For nearly 23 minutes in June, Nik Wallenda walked along a 2-inch wire high above – as in 1,500 feet above – a gorge near the Grand Canyon.
As viewers breathlessly followed his trek, live on the Discovery Channel, they heard Wallenda, 34, offer non-stop prayers to Jesus.
A sampling: “Definitely whipping that cable Golly, wind. Go away, in the name of Jesus Thank you, Lord. Thank you for calming that cable, Lord Oh, yeah. That’s my savior. That’s Jesus.”
On Saturday, Wallenda will be at Charlotte Motor Speedway, to perform on the high wire with his sister, Lijana. They’ll be 140 feet above pit road during the pre-race show for the Bank of America 500 NASCAR Sprint Cup race.
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The Bradenton-based skywalker, who comes from a circus family and counts televangelist Joel Osteen among his friends, answered questions from the Observer about how his faith fits with what many call his daredevil stunts.
Here are his answers, edited for length.
Q. Watching you walking over the Grand Canyon, I was nervous. Where’s your head when you’re in such peril? You appeared to be praying the whole time.
A. I’ve walked the wire since I was 2 years old. We’ve done it (as a family) for about seven generations over 200 years. So it’s not like I feel I’m in peril. But I find my peace and comfort in my Lord and Savior Jesus Christ. So I will call out his name. I believe there’s a lot of power in that name. But a lot of what I do comes from training. I don’t believe in any way that God holds me on that wire as if I’m a puppet. I believe that God has given me a very unique talent and I can use it to glorify his name.
Q. Was your circus family always religious?
A. The last couple of generations have been. I’ve seen my great-grandfather walking where he was talking to God. Who else do you talk to when you’re up there?
Q. Do you have a spiritual regimen right before each walk?
A. People say, “Are you superstitious?” Not in any way. The only thing I do is I say a prayer with my family. Often, I lead that prayer, just praying that God will get the glory out of what I do, in one way or the other.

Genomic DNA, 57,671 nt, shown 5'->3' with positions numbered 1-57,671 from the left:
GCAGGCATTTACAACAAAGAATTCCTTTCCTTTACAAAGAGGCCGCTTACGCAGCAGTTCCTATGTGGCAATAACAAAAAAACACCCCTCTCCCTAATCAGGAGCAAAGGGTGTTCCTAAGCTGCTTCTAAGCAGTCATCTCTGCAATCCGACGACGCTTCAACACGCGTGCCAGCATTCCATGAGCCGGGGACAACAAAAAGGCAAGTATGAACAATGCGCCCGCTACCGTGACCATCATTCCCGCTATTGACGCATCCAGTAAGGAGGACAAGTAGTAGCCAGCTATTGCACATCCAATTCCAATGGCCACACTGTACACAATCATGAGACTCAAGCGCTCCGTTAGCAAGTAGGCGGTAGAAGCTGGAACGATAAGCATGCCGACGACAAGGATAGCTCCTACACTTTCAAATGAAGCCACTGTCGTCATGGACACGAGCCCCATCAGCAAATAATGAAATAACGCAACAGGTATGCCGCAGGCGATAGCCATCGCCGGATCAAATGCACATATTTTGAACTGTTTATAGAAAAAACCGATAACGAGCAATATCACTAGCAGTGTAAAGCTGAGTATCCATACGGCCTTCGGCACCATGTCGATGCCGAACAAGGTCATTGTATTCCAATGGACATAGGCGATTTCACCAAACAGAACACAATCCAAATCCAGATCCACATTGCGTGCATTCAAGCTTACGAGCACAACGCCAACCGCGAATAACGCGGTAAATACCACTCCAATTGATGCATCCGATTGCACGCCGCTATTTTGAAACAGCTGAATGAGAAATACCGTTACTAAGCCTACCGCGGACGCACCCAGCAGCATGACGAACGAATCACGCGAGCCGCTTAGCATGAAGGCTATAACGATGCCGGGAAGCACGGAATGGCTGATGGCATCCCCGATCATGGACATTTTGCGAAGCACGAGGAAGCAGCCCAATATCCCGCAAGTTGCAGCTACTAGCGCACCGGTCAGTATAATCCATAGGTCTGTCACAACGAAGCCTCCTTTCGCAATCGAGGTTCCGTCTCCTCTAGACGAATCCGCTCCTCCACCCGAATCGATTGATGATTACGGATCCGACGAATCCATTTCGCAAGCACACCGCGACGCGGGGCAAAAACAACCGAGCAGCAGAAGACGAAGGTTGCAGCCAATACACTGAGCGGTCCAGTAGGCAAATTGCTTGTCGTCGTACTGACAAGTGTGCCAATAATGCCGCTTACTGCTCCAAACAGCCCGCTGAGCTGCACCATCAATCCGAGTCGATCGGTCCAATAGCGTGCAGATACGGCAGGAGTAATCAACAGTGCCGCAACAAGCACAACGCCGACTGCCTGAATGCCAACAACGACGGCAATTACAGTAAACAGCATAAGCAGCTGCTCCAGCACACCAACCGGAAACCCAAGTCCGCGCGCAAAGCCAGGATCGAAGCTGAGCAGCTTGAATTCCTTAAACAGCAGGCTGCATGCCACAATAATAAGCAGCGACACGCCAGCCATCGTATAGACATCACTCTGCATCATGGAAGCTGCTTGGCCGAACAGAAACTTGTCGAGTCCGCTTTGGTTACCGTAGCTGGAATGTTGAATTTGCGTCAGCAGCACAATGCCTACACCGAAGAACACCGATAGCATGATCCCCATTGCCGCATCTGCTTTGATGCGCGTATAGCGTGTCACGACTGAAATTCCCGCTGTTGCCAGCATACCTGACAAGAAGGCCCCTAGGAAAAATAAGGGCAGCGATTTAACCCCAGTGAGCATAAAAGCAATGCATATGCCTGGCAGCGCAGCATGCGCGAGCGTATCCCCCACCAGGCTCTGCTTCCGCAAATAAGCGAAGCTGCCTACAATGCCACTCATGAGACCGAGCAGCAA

Q. Sounds like you have a conversation with God while you’re actually on the wire?
A. The Bible says pray without ceasing. And that’s what I do in life. I’ll be driving my truck around and talking (aloud) to Jesus, saying “Thank you Jesus, thank you Lord.” When I am on the wire, it really is a personal zone. There’s me and that wire. I don’t even think about the cameras and the microphone and all that stuff. I think that’s why people respect it so much – the fact that it’s not forced. It’s not like I’m trying to preach the word or shove the Bible down people’s throats. This is just a guy calling on God and finding his comfort and his peace.
Q. Given your faith, what do you think when people call you a daredevil?
A. I don’t see what I do as being a daredevil. I am doing something I’ve prepared for my entire life. There’s a lot of science and a lot of engineering. Yes, I’m risking my life. But so are you when you get in your car after you leave home. The biggest (blowback) I get is from those who are overly religious and who will say, “How dare you! You are tempting God.” I in no way am tempting God
Q. But some in your family have died. That doesn’t give you pause?
A. I’ve lost my great-grandfather and I’ve lost some of my uncles. There’s risk in everything that we do. I think we should live every day like it’s our last because then you tend to love more and care more about your family. When I leave my house to go to the store, I give my wife and kids a hug and a kiss and say, “I love you guys and I’ll see you in a bit.” Before I get on that cable, I give my wife and kids a kiss and I say, “I love you and I’ll see you in a bit.”
Q. Do you see what you do as a ministry?
A. Absolutely. I get thousands upon thousands of letters from people who were inspired, touched. I called a woman with cancer who wrote me, and she now treats her daily walk with cancer the same way, calling out to Jesus and trusting in him for peace.
Q. After walking a tightrope over the Grand Canyon and Niagra Falls, walking over Charlotte Motor Speedway would seem to be a piece of cake for you?
A. You can never become complacent. It’s kind of like our religion or beliefs. You can’t learn the Bible enough. But in a normal, perfect setting, with no wind and the wire rigged to the right tension and stabilized properly, it’s no different than walking on the ground.
Q. You seem fearless. Does anything scare you?
A. I have a fear of God and a fear of my wife.